- It's more likely that Dr. Light wasn't thinking clearly: one of the most important aspects of Kill and Replace is that no one knows that you've killed that person. Walking into a crowded building in supervillain garb, while planning to murder your double in front of a dozen witnesses is rather counterproductive to ensuring that no one knows she's dead.
- Turns out her plan was to make Zoom think she was dead by leaving Linda's body for him to find. She admits this wasn't a good plan, just the best of a bunch of bad ones.
Clearing Wells' name
- Team Flash knew that the real Harrison Wells was dead and the Wells they were working with was Eobard Thawne. Cisco & Joe found the real Harrison Wells's corpse, so why wouldn't they use that to prove to the public that the Wells they know was an impostor. This would have been helpful, especially since Earth-2 Wells has come to Earth-1 but can't do much since he would have to hide from the authorities. Eobard made the confession as Harrison Wells. But given that the public knows about metahumans, would it be such a stretch for them to believe that he was an imposter from the future? Or at least say that Eobard impersonated Wells via shapeshifting or plastic surgery?
- Yes. Diggle over on Arrow mentions that a lot of people are still having problems with Metahumans, forget anything else. Team Flash probably didn't bother because originally it would do more harm than good. Wells was a "real" person to pin the death of Nora Allen on. Eobard Thawn hasn't even been born yet (and time travel shenanigans mean he never will). Without proof of how and when he did it, all sorts of other issues crop up. Like, can you give away Star Labs if you're an impostor? The existence of identical clones from Earth-2 is already causing some really annoying legal issues. Finally, listen to the way Team Flash talks about Eobard. To them, Eobard Thawn and Harrison Wells are the same person, not Eobard pretending to be Wells. When they talk about him they call him Wells. Cisco even finds it interesting that Earth-2 Wells has different musical tastes than a man Harry has no relation to at all.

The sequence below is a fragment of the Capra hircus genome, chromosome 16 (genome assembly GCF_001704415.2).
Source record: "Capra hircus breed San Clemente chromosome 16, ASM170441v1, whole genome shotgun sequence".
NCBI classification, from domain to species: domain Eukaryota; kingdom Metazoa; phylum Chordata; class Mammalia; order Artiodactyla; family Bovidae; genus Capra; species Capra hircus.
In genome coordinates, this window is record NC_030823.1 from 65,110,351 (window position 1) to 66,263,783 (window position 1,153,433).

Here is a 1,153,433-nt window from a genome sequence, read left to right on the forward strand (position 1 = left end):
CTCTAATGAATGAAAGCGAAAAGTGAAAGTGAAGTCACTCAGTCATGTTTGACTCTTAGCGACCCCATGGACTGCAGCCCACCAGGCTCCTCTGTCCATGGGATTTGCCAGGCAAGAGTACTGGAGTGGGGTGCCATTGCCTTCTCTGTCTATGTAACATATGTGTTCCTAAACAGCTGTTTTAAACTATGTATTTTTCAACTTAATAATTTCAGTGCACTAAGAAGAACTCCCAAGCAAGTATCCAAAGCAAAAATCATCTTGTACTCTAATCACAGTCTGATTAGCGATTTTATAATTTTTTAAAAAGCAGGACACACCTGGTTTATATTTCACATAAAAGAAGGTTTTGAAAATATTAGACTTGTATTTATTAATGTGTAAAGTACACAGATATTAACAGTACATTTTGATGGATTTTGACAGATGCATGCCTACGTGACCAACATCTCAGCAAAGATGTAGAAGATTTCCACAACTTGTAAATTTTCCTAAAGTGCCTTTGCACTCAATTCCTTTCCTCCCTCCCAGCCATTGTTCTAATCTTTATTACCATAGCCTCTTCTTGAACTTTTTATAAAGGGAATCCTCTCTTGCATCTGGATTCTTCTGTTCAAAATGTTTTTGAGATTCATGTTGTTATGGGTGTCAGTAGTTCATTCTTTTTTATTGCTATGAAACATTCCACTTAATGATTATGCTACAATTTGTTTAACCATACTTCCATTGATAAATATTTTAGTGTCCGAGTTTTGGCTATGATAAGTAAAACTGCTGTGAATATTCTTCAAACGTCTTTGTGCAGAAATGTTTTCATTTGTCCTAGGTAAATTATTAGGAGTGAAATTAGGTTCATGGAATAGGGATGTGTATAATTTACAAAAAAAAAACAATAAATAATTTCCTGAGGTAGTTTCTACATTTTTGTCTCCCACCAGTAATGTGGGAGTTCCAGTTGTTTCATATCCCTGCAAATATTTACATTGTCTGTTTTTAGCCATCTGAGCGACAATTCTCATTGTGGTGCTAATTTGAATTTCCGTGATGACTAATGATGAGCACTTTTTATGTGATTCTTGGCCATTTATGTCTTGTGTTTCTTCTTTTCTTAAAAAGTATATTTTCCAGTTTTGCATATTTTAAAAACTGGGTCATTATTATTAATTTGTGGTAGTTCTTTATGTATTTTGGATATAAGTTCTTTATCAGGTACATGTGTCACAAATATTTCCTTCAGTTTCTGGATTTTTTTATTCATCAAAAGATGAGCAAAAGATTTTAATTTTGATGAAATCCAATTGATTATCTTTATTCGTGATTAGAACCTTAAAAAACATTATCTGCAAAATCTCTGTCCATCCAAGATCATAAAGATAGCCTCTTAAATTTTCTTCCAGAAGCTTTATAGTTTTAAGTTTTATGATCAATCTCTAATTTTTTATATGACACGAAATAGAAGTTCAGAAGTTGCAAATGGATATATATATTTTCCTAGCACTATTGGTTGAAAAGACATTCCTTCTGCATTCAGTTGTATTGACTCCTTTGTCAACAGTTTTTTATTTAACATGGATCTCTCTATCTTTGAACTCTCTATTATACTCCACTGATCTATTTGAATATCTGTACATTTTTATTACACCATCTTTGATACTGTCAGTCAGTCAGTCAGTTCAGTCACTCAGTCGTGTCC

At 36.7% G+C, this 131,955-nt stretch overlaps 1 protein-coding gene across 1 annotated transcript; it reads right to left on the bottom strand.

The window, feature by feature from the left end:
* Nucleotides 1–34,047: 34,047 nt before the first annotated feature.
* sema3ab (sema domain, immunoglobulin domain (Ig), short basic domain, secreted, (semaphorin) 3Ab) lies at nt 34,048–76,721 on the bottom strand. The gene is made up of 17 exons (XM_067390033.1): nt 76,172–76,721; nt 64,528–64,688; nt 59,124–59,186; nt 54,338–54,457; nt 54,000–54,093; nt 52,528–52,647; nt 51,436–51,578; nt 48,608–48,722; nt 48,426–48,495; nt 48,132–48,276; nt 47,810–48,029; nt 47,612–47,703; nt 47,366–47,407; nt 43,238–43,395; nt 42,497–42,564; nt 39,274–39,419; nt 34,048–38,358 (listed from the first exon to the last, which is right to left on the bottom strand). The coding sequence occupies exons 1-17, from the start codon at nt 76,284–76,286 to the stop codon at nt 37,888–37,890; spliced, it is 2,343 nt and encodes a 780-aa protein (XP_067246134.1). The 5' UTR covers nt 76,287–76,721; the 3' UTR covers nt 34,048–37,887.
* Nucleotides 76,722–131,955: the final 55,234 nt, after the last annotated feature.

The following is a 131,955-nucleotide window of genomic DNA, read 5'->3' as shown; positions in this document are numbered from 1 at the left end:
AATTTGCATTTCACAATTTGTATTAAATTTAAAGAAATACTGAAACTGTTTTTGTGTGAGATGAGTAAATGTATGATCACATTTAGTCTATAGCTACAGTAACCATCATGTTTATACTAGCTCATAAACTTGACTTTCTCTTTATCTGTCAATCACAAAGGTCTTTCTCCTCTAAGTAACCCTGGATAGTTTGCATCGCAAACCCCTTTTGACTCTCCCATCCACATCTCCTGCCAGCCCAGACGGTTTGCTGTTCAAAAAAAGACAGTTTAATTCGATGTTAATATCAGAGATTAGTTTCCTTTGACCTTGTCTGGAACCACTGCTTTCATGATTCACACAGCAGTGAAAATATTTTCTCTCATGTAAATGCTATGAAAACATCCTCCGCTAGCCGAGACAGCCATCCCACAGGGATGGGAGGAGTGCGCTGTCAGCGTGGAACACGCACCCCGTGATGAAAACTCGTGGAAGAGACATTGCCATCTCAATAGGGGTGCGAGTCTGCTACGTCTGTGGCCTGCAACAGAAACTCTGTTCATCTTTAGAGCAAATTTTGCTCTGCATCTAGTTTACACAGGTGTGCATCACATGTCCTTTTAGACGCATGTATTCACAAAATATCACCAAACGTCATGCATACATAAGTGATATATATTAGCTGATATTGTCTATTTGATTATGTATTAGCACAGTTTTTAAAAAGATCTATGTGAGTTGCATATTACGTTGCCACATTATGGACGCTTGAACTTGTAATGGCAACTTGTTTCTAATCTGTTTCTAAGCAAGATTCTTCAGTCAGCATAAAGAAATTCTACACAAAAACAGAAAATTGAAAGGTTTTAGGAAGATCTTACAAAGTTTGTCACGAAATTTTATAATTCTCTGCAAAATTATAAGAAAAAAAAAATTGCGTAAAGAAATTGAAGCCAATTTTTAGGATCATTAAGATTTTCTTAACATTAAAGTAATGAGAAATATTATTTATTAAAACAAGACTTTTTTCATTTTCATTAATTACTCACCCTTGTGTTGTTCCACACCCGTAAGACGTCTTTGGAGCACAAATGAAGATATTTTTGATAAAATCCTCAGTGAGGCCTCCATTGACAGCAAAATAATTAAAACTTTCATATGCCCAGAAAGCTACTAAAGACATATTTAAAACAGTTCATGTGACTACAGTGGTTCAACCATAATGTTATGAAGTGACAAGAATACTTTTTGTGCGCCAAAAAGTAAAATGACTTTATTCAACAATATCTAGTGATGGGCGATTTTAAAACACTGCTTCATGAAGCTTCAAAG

Barry's facial hair
- Extreme and pedantic case of Fridge Logic here, so please bear with me. It's been established that Barry's powers cause his bodily processes and systems, such as his metabolism, to work at a much faster rate than muggles. Shouldn't he therefore have an almost permanent five o'clock shadow due to the speed at which his facial hair should supposedly be growing?
- If it was the case, then Barry should be constantly eating and drinking or suffer death by starving and/or dehydration. I assume that his metabolism is able to differentiate 'normal processing' (Hair growth, nail growth ...) and processing that happens when the body are in 'danger' (like being drunk and losing reflexes and coordination). The last ones happen at super speed to decreasing the amount of time Barry is in a sub-optimal state. So if Barry eats normally, he digests normally. But if he decide to eat sixty pounds of meat, his body will 'fast-digest' to avoid himself harming his stomach.
- Speed force.
Why did Barry and Felicity kiss?
- Back in early season 1, Barry and Felicity decided to just be friends, acknowledging that, whilst they had chemistry, they were both in love with other people. They then proceeded to kiss on the lips in a non-platonic way, after which Barry leaves and the two seemingly pretend that it never happened. Did I miss something?
- I'd guess that kiss was their way of 'saying goodbye' or getting some kind of closure for the potential of their relationship. Just one, to acknowledge what could have been, before they go back to who they really love.